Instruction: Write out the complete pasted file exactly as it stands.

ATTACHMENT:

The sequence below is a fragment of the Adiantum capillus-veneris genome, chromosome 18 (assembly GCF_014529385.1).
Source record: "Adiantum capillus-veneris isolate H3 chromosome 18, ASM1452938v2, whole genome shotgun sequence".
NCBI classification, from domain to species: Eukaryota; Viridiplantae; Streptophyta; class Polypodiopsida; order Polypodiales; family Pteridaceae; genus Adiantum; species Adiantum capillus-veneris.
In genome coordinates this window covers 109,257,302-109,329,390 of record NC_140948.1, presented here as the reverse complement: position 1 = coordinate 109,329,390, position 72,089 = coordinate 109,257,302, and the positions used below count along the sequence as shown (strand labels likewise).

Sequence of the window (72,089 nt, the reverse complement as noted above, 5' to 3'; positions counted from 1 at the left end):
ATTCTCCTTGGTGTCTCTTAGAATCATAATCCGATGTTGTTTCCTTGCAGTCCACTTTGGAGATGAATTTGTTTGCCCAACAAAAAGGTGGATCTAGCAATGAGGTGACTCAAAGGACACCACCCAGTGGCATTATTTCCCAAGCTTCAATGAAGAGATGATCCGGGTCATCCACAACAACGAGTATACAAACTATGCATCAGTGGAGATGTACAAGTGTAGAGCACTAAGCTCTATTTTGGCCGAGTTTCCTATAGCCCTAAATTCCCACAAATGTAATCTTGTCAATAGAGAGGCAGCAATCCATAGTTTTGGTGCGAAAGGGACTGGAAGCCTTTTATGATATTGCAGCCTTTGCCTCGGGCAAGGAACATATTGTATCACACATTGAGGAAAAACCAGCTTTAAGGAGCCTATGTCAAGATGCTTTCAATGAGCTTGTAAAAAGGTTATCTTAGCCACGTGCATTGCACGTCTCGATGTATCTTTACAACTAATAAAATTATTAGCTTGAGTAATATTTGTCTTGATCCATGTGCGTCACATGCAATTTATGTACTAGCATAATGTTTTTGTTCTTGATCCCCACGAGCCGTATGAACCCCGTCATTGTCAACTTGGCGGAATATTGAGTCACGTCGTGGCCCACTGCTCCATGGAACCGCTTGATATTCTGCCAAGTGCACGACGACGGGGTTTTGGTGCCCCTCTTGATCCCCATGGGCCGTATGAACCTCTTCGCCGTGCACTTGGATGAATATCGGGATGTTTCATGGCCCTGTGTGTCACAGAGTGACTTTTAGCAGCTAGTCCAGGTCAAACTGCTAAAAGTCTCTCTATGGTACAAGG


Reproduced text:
The sequence below is a fragment of the Adiantum capillus-veneris genome, chromosome 18 (assembly GCF_014529385.1).
Source record: "Adiantum capillus-veneris isolate H3 chromosome 18, ASM1452938v2, whole genome shotgun sequence".
NCBI classification, from domain to species: Eukaryota; Viridiplantae; Streptophyta; class Polypodiopsida; order Polypodiales; family Pteridaceae; genus Adiantum; species Adiantum capillus-veneris.
In genome coordinates this window covers 109,257,302-109,329,390 of record NC_140948.1, presented here as the reverse complement: position 1 = coordinate 109,329,390, position 72,089 = coordinate 109,257,302, and the positions used below count along the sequence as shown (strand labels likewise).

Sequence of the window (72,089 nt, the reverse complement as noted above, 5' to 3'; positions counted from 1 at the left end):
ATTCTCCTTGGTGTCTCTTAGAATCATAATCCGATGTTGTTTCCTTGCAGTCCACTTTGGAGATGAATTTGTTTGCCCAACAAAAAGGTGGATCTAGCAATGAGGTGACTCAAAGGACACCACCCAGTGGCATTATTTCCCAAGCTTCAATGAAGAGATGATCCGGGTCATCCACAACAACGAGTATACAAACTATGCATCAGTGGAGATGTACAAGTGTAGAGCACTAAGCTCTATTTTGGCCGAGTTTCCTATAGCCCTAAATTCCCACAAATGTAATCTTGTCAATAGAGAGGCAGCAATCCATAGTTTTGGTGCGAAAGGGACTGGAAGCCTTTTATGATATTGCAGCCTTTGCCTCGGGCAAGGAACATATTGTATCACACATTGAGGAAAAACCAGCTTTAAGGAGCCTATGTCAAGATGCTTTCAATGAGCTTGTAAAAAGGTTATCTTAGCCACGTGCATTGCACGTCTCGATGTATCTTTACAACTAATAAAATTATTAGCTTGAGTAATATTTGTCTTGATCCATGTGCGTCACATGCAATTTATGTACTAGCATAATGTTTTTGTTCTTGATCCCCACGAGCCGTATGAACCCCGTCATTGTCAACTTGGCGGAATATTGAGTCACGTCGTGGCCCACTGCTCCATGGAACCGCTTGATATTCTGCCAAGTGCACGACGACGGGGTTTTGGTGCCCCTCTTGATCCCCATGGGCCGTATGAACCTCTTCGCCGTGCACTTGGATGAATATCGGGATGTTTCATGGCCCTGTGTGTCACAGAGTGACTTTTAGCAGCTAGTCCAGGTCAAACTGCTAAAAGTCTCTCTATGGTACAAGG